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An Army of ChatGPT Killers & Google's Huge Controversy

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  • AI Research of the Week: An Army of ChatGPT Killers

  • Leaders: Understanding Google’s Racist Controversy

🤩 AI Research of the week 🤩

Predibase, an LLM service company, has announced a set of models that might change the course of Generative AI at the enterprise level.

Named LoraLand, this suite of very small models outperforms ChatGPT in very specific downstream tasks, all the while being able to deploy all models in the same GPU and with an average of 8 dollars spent on fine-tuning, which sounds absolutely outrageous.

A complete revolution in Enterprise Generative AI—which you are about to try—might be among us, so let’s dive in.

The Hardest Decision

The emergence of foundation models, pre-trained models that can be used for a plethora of different tasks, officially ignited the flame of Enterprise AI.

Before that, deploying AI was a challenge, and a very risky one.

You had to train a specific model for your tasks, and the chances of failure were almost 90%, according to Gartner.

But now AI comes with priors, models that we already know are very good, and that we simply need to ground to the task at hand, usually using prompt engineering, which essentially means optimizing the way we interact with the model to maximize performance.

However, at the end of the day, it all boils down to choosing the right LLM for the right task, which is unequivocally one of the hardest decisions in Generative AI today.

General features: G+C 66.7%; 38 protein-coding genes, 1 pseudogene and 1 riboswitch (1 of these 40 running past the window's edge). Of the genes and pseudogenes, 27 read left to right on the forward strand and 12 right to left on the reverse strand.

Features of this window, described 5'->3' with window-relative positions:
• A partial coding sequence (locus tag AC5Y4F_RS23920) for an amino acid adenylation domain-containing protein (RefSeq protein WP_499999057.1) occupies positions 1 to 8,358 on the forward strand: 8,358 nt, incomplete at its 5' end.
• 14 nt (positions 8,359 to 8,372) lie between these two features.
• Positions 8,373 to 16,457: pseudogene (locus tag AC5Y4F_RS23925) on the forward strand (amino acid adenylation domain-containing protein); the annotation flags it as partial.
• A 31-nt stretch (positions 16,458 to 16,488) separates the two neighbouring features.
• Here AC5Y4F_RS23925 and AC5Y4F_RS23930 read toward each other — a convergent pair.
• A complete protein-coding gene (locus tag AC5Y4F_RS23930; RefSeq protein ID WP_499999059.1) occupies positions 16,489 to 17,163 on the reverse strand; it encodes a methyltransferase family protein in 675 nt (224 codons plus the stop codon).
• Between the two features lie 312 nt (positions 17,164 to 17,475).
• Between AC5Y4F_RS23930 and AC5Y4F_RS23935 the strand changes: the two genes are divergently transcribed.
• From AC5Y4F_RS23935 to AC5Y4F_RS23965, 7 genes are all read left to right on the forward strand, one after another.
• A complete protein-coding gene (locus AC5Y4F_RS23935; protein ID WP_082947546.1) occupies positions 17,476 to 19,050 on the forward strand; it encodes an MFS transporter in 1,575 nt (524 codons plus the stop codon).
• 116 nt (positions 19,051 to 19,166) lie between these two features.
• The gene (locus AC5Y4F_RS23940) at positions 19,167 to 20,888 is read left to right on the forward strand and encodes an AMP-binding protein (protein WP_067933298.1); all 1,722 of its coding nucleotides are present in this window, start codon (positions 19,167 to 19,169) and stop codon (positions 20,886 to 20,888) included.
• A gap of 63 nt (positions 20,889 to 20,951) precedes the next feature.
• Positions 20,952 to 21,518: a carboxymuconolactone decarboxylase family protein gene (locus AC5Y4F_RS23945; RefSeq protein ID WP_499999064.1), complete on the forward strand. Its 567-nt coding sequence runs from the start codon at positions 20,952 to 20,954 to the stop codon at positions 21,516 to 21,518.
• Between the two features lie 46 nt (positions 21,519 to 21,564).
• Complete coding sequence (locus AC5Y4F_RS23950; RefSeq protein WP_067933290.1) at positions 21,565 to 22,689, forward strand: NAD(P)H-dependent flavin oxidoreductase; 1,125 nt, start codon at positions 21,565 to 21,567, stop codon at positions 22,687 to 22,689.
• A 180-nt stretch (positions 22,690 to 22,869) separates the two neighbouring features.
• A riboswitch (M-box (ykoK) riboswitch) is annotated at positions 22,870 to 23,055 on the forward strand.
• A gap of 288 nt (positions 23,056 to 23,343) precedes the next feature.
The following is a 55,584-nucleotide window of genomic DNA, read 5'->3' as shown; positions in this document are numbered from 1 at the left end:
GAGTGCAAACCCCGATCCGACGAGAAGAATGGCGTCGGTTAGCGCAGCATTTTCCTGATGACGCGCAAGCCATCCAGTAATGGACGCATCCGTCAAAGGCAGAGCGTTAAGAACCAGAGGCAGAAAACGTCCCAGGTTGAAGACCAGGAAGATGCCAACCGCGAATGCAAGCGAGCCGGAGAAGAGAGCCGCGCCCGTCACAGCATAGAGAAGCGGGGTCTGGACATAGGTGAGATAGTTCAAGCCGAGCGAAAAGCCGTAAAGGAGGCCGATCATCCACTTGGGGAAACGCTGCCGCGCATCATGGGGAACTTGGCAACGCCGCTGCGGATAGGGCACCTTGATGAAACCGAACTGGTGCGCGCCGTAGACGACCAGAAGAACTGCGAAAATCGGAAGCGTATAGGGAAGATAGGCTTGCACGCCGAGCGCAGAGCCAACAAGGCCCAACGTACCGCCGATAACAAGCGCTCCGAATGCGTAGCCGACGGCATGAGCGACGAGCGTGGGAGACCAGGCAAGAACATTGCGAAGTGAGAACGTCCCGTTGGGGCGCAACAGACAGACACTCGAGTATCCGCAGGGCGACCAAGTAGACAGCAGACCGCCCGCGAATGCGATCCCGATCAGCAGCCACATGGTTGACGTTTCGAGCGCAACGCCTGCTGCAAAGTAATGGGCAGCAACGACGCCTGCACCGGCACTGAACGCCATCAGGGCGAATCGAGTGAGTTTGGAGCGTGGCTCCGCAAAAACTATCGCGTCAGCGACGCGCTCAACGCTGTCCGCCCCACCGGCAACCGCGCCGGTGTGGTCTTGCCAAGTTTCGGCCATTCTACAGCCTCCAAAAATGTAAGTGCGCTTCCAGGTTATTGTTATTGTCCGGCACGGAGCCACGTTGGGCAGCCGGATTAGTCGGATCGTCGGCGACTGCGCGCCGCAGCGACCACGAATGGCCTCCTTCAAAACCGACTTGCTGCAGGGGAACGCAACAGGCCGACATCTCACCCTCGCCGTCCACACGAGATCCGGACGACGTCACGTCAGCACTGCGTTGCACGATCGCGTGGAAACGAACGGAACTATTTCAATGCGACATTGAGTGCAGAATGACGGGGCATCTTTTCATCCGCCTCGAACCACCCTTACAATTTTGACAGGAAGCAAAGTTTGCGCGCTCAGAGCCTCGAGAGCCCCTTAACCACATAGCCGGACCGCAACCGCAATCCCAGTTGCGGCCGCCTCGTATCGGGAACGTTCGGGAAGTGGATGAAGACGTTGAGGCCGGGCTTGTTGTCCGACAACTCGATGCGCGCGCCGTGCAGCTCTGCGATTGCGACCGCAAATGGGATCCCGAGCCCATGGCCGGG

But at first, if you’re just starting, the decision might seem quite straightforward.

Proprietary vs open-source

A quick look at the most popular benchmarks and you’ll see that ChatGPT, Gemini, and Claude are the best models.

Also, they are heavily capitalized, offering dirt-cheap prices. However, using these proprietary models comes at a cost, and not an economic one.

You have no control over the model.

This means that it could be updated unexpectedly and force you into reengineering your deployments, and you also need to trust these companies not to use your confidential data being sent to these models.

And, for the sake of explanation, be mindful that these companies have every incentive in the world to use your data to further refine their models.

On the other hand, open-source models like LLaMa or Mixtral8×7B, while offering generally lower quality, allow you to have absolute control over the model.

Also, you have guarantees that your confidential data, the most important asset for companies today, is never compromised.

And adding insult to injury, the quality gap with private models can be closed using fine-tuning.

Data comes first, size second

Even though open-source models indeed lag behind today, with enough fine-tuning on a particular task, you can increase the performance of your open-source model far beyond what ChatGPT can offer.

There are plenty of examples of models that are more than ten or hundred times smaller than GPT-4 beating it with enough fine-tuning.

However, the issues with this are two-fold when using the conventional fine-tuning approach: